Trade association, EuPC, has offered further information on the strategy of its newly formed ‘Alliance for Polymers for Europe’.
The Alliance will take the form of a European coalition, beyond the plastics converting industry, and will be open to all companies and associations in Europe that need more information on how to supply their business with polymers in the next 5-10 years.
A search for more material to be imported from outside the EU (where more modern production sites exist) will be conducted, as well as the potential setting up of group purchasing platforms (in compliance with EU competition law).
This comes, says EuPC, as the European polymer producing industry continues to raise serious concerns as over 40 force majeure situations have been declared in a period of only four months.
Due to this sudden material shortage, production lines across Europe are forced to stop at the plastics converting level, alarming brand owners and OEMs. Meanwhile, raw material prices continue to rise to record highs due to the shortage.
“EuPC set up the Alliance for Polymers for Europe during its recent General Assembly in Warsaw, in order to bring all forces together to fight this unjustified situation,” stated EuPC President, Michael Kundel.
“It seems that after months of low oil prices the petrochemical industry appears to be clawing back margins in the polymer value chain by stopping some crackers in Europe one after the other.
“This situation is very serious, risking future customers for raw material producers and raising several antitrust concerns. Due to the increased pressure of several trade associations, users, OEMs and brand owners, the EU authorities are starting to look deeper into these force majeure situations.”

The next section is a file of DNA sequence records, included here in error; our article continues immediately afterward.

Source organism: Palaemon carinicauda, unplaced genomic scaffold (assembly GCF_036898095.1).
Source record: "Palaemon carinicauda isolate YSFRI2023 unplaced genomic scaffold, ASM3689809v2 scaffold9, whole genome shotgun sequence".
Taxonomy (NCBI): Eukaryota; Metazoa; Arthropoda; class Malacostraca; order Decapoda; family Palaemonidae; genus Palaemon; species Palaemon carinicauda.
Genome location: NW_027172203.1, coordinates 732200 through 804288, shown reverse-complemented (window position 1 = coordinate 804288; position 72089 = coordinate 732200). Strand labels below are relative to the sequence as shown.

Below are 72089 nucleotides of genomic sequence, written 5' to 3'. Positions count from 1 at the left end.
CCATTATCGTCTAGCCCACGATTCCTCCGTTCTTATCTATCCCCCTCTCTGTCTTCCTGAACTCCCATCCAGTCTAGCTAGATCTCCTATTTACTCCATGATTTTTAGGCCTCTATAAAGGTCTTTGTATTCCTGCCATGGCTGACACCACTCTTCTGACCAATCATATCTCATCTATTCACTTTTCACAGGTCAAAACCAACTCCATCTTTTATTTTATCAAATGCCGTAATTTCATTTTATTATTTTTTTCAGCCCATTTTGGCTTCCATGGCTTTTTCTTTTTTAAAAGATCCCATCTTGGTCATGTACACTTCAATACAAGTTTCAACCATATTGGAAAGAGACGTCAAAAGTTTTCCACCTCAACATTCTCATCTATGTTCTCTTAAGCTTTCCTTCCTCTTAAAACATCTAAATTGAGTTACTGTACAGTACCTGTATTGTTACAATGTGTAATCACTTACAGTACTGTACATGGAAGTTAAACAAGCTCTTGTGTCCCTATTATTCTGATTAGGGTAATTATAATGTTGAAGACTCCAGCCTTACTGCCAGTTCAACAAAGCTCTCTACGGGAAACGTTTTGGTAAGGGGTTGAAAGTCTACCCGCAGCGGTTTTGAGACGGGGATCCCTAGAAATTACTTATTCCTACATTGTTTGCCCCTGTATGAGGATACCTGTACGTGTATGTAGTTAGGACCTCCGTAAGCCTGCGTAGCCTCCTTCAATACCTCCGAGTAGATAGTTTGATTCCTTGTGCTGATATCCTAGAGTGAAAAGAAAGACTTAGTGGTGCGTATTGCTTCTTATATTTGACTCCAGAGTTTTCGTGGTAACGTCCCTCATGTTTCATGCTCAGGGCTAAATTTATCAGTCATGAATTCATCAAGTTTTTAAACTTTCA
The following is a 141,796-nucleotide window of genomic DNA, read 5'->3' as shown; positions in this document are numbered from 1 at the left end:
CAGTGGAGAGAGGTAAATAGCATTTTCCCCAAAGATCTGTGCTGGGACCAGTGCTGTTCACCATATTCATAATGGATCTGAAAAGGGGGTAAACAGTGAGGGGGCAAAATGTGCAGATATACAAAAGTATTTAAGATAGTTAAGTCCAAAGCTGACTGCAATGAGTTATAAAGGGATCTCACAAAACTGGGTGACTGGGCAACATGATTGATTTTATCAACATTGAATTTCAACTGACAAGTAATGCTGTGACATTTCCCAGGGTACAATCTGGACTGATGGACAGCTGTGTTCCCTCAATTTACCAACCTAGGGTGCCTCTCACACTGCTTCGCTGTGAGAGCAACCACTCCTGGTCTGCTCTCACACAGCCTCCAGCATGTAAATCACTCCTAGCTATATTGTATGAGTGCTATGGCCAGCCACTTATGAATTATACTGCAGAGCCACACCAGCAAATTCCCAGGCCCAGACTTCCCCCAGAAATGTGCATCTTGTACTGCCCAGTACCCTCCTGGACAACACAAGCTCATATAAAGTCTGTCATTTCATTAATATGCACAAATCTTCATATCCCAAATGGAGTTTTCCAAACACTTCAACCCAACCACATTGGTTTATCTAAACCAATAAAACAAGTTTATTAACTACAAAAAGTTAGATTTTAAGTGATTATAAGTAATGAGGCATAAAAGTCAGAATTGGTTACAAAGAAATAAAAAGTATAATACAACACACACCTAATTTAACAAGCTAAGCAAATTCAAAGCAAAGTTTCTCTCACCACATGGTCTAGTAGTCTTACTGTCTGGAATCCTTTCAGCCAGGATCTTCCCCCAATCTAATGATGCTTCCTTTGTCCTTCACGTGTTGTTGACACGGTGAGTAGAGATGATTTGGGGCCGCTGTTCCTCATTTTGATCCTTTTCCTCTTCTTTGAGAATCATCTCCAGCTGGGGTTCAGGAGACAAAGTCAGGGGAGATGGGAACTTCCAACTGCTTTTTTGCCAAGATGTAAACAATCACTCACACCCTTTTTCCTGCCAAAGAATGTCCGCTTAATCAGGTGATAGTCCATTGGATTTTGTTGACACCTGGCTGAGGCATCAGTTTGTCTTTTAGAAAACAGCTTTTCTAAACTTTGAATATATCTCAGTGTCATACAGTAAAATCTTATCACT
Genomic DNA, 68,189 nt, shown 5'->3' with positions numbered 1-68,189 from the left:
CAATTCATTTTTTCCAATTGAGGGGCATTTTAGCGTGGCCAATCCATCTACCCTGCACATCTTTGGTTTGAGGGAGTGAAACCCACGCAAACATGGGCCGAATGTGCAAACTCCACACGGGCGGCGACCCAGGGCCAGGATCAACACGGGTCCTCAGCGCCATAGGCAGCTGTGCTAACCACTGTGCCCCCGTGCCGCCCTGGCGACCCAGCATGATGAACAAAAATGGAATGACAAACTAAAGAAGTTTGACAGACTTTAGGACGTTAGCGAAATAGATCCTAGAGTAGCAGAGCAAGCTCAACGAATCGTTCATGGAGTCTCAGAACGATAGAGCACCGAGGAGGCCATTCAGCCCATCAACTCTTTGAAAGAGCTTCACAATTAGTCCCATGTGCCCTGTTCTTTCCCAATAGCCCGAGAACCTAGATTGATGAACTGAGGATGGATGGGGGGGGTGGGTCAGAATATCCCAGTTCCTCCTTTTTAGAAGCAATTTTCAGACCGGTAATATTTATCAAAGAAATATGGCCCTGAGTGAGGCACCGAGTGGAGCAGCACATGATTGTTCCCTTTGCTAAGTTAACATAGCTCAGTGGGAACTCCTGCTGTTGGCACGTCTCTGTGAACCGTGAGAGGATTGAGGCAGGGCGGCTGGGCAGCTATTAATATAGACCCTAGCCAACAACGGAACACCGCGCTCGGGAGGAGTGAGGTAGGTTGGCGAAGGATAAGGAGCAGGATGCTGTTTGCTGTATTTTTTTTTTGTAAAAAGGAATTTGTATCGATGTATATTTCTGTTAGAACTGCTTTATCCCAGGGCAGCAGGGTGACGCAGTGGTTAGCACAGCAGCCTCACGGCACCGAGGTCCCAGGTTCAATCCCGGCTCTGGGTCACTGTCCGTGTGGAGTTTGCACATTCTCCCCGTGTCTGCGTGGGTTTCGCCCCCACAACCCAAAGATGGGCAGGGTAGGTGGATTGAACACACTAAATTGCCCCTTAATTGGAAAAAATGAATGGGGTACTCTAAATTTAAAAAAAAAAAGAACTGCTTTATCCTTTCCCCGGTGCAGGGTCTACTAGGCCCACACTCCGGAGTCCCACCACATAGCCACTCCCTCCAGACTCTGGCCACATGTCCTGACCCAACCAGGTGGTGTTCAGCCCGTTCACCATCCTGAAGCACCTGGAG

The Alliance for Polymers for Europe will provide detailed information on the current polymer market and help assist raw material users through its network of national plastics associations, as well as assist companies in requesting suspension of certain EU import duties to relieve the current shortages on polymer markets – a situation EuPC says it does not expected to improve in the near future.
It will initiate a study on the aging of polymer sites in Europe, together with industry and independent experts, so as to provide more transparency on the future development of the polymer production sites in Europe.
The Alliance will also discuss potential legal assistance for companies that have no other option but to seek legal action against their polymer suppliers due to erroneous force majeure declarations. Legal action will look at contractual obligations. The Alliance will also stimulate discussions on EU-wide customers’ satisfaction.
A ‘Polymers for Europe Alliance’ website will be live by the end of June 2015 in partnership with Polyglobe and the Swiss based King & Spalding law firm through the website of Polymer Comply Europe.
Companies and trade associations will have the opportunity to join free of charge as soon as the website goes live.
Commenting, Ron Marsh, who will lead the Alliance towards its strategic objectives and report to the EuPC Steering Committee, said:
“All plastics converters in Europe will now have the possibility to rate their polymer suppliers on specific customers’ criteria and some basic commercial and ethical rules will hopefully be reinstated. The best polymer supplier for Europe will be announced next year in 2016 during the EuPC Annual Meeting in Lyon, France. Hopefully the situation will have improved by then.”